But lifting the veil can also be to the benefits of the members, as in example, in the case DHN Food Distributors Ltd v Tower Hamlets London Borough Council (1976) , where the Court of Appeal treated a group of companies as a single economic entity (so to enable compensation for compulsory purchase of land to be paid). Nevertheless, this case has been challenged in a number of following cases (as Woolfson Regional Council (1978) ).

Following the Court of Appeal's decision in the case Adams v Cape Industries Plc (1990) (studied below), the courts ability to ‘dislodge to the corporate veil' is now limited to cases involving an ‘enemy corporation' or where the incorporation of a company is classed as a façade. A façade is identified in a situation where a company's incorporation was for a fraudulent or illegitimate purpose. Such a solution can be found in the cases Gilford Motor Co Ltd v Horne (1933) or Jones v Lipman (1962) , as well as in Trustor AB v Smallbone (2001) . The enemy corporation (or ‘enemy character') is determined by looking behind the veil of incorporation as was done in the case Daimler Co Ltd v Continental Tyre and Rubber Co (Great Britain) Ltd (1916) , but is a rare situation.

V - A recent change of attitude?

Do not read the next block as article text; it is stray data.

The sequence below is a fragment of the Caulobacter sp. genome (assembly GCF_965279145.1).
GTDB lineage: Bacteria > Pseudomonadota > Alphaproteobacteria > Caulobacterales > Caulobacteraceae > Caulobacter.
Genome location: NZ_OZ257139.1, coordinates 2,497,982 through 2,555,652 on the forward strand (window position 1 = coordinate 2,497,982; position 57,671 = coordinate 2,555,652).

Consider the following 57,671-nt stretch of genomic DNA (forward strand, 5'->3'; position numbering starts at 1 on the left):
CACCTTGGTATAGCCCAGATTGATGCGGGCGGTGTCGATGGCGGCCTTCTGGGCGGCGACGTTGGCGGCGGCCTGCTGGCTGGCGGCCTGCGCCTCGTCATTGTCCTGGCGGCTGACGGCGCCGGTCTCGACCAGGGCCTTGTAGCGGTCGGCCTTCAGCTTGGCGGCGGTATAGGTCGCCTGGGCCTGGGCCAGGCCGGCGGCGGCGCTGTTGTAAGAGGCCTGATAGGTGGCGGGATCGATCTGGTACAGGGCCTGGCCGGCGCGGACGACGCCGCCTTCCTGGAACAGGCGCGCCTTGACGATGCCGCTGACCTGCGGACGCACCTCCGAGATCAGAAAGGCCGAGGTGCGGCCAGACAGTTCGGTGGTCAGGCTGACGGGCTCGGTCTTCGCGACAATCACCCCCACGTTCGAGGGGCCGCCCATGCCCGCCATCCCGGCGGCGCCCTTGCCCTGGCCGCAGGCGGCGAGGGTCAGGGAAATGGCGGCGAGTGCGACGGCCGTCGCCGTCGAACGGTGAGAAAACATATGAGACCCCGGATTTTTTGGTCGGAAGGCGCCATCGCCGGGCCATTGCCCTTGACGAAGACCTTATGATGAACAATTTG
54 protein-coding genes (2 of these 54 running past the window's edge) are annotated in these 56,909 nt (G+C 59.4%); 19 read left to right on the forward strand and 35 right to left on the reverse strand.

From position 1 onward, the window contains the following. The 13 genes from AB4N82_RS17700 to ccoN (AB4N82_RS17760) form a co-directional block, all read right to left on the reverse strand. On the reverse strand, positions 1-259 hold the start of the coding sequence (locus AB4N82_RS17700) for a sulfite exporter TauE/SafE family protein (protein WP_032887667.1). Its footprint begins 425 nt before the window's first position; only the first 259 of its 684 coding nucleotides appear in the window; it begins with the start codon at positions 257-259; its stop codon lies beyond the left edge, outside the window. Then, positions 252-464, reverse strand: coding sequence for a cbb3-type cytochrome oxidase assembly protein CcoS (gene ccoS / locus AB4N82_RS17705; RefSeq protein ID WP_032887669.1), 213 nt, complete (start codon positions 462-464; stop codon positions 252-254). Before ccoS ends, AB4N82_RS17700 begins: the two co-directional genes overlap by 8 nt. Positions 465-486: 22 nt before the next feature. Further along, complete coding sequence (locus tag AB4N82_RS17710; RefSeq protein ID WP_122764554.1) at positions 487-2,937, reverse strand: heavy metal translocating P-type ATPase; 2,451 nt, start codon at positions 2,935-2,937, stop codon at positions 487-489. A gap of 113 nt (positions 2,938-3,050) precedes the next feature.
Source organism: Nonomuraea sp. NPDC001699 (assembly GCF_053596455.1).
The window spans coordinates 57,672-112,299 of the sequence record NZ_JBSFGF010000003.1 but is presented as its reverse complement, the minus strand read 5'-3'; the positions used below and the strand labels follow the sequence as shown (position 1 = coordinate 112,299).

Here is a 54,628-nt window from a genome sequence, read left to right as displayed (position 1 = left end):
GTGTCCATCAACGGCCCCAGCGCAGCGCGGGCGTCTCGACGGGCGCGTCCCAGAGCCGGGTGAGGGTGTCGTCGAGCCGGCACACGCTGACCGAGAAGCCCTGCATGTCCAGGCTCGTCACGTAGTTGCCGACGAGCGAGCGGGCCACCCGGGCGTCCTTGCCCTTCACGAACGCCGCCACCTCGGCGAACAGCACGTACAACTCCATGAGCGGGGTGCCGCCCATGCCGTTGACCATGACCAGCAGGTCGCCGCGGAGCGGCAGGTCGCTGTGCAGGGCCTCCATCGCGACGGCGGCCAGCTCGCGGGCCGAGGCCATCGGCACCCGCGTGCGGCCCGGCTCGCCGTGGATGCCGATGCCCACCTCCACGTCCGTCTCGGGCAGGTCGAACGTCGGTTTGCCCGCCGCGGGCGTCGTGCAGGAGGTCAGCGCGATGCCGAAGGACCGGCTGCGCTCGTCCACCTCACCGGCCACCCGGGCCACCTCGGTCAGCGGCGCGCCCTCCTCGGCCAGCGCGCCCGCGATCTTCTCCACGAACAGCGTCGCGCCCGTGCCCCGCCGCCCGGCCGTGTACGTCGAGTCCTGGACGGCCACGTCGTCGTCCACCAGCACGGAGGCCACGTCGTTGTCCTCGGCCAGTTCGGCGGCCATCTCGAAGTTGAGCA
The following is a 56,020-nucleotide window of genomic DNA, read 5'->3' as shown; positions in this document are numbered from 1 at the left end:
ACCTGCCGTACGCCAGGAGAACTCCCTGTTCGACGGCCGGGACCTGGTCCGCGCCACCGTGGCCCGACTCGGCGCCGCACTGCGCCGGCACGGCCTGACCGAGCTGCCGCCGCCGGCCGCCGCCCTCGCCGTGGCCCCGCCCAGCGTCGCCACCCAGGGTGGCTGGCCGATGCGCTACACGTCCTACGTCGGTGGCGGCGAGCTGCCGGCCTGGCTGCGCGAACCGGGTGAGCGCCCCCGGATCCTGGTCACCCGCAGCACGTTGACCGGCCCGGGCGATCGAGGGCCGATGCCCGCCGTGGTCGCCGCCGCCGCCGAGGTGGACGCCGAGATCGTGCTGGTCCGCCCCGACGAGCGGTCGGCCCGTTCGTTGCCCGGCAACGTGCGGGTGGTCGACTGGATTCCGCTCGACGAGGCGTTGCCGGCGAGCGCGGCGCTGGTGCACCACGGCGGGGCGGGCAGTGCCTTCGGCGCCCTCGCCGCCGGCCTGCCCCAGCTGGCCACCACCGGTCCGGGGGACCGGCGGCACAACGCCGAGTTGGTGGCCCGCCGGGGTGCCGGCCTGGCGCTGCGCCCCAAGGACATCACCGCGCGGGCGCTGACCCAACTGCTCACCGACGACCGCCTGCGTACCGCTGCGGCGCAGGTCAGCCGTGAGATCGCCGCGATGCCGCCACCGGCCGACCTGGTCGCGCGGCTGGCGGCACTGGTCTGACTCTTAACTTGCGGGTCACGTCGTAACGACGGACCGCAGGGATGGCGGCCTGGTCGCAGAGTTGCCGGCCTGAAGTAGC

The current position is given by the case Adams v Cape Industries Plc (1990) . In this case, the Court of Appeal could find no legal objection (in respect of a holding company-subsidiary relationship), "where the corporate structure of a group of companies had been used to ensure that any future legal liability, so attached to the group enterprise, would fall on a subsidiary of the holding company, rather than on the holding company itself". The courts there refused to lift the veil and on this strict application of the Salomon principle, Slade LJ held "we do not accept as a matter of law that the court is entitled to lift the corporate veil as against a defendant company which is the member of a corporate group merely because the corporate structure has been used so as to ensure that the legal liability (if any) in respect of particular future activities of the group (and correspondingly the risk of enforcement of that liability) will fall on another member of the group rather than the defendant company. Whether or not this is desirable, the right to use a corporate structure in this way is inherent in our corporate law". This solution has been followed in cases such as Connelly v RTZ Corp Plc (1998) , Ord v Belhaven Pubs Ltd (1998) , or Lubbe v Cape Industries Plc (2001) .